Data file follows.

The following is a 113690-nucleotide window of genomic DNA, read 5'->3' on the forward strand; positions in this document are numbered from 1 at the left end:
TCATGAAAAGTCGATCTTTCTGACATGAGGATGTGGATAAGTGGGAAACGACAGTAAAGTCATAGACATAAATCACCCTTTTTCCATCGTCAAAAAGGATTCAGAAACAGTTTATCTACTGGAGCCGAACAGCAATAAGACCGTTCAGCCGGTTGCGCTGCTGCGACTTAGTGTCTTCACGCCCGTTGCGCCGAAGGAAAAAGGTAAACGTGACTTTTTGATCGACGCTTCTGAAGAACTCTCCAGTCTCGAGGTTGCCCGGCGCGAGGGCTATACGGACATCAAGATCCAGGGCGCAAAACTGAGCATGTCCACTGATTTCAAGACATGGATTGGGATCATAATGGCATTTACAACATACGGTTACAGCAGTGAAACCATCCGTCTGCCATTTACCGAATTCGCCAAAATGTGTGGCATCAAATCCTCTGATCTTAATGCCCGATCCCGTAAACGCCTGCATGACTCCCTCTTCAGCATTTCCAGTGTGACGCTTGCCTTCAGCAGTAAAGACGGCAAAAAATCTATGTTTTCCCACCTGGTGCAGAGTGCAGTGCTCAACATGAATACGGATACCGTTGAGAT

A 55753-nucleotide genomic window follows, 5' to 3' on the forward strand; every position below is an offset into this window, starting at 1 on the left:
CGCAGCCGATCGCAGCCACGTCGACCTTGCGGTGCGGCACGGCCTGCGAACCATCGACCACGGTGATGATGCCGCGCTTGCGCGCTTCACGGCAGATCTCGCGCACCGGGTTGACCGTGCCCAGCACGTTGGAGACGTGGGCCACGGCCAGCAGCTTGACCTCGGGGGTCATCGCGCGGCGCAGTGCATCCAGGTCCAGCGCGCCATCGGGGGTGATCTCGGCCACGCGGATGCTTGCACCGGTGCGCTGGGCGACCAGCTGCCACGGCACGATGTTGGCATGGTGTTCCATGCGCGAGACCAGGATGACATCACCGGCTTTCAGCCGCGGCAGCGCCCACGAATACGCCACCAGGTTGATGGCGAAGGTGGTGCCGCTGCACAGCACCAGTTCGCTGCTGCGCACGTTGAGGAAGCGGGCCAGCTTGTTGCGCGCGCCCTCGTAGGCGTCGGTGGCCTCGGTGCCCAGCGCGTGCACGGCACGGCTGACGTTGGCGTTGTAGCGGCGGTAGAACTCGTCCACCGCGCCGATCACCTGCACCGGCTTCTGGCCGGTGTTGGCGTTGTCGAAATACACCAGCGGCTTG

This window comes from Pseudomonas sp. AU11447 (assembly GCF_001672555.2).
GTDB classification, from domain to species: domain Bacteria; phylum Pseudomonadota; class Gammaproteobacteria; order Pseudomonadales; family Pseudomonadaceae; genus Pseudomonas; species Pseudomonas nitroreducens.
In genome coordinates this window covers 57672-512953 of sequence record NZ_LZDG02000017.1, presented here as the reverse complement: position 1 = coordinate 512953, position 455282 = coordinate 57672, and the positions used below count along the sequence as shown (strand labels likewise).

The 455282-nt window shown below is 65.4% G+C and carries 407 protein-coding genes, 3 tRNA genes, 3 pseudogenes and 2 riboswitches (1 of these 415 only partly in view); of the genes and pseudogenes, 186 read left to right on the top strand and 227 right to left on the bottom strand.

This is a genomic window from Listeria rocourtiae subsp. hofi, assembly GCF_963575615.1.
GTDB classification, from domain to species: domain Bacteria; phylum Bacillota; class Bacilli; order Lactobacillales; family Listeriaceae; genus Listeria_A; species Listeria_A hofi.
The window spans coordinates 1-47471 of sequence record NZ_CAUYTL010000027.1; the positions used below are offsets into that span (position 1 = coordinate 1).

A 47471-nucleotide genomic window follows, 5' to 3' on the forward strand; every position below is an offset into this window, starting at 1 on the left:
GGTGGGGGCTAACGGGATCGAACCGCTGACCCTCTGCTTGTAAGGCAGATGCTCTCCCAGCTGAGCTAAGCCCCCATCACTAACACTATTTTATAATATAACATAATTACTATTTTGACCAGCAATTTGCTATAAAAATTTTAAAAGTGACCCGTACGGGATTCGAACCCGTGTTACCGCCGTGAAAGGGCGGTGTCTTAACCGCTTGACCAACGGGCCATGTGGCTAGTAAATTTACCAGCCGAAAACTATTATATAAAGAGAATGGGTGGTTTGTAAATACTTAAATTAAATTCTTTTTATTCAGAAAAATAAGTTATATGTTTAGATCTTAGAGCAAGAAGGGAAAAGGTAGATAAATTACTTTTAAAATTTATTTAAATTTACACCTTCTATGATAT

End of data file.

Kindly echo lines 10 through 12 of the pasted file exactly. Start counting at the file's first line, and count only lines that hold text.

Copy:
GTDB classification, from domain to species: domain Bacteria; phylum Bacillota; class Bacilli; order Lactobacillales; family Listeriaceae; genus Listeria_A; species Listeria_A hofi.
The window spans coordinates 1-47471 of sequence record NZ_CAUYTL010000027.1; the positions used below are offsets into that span (position 1 = coordinate 1).

A 47471-nucleotide genomic window follows, 5' to 3' on the forward strand; every position below is an offset into this window, starting at 1 on the left: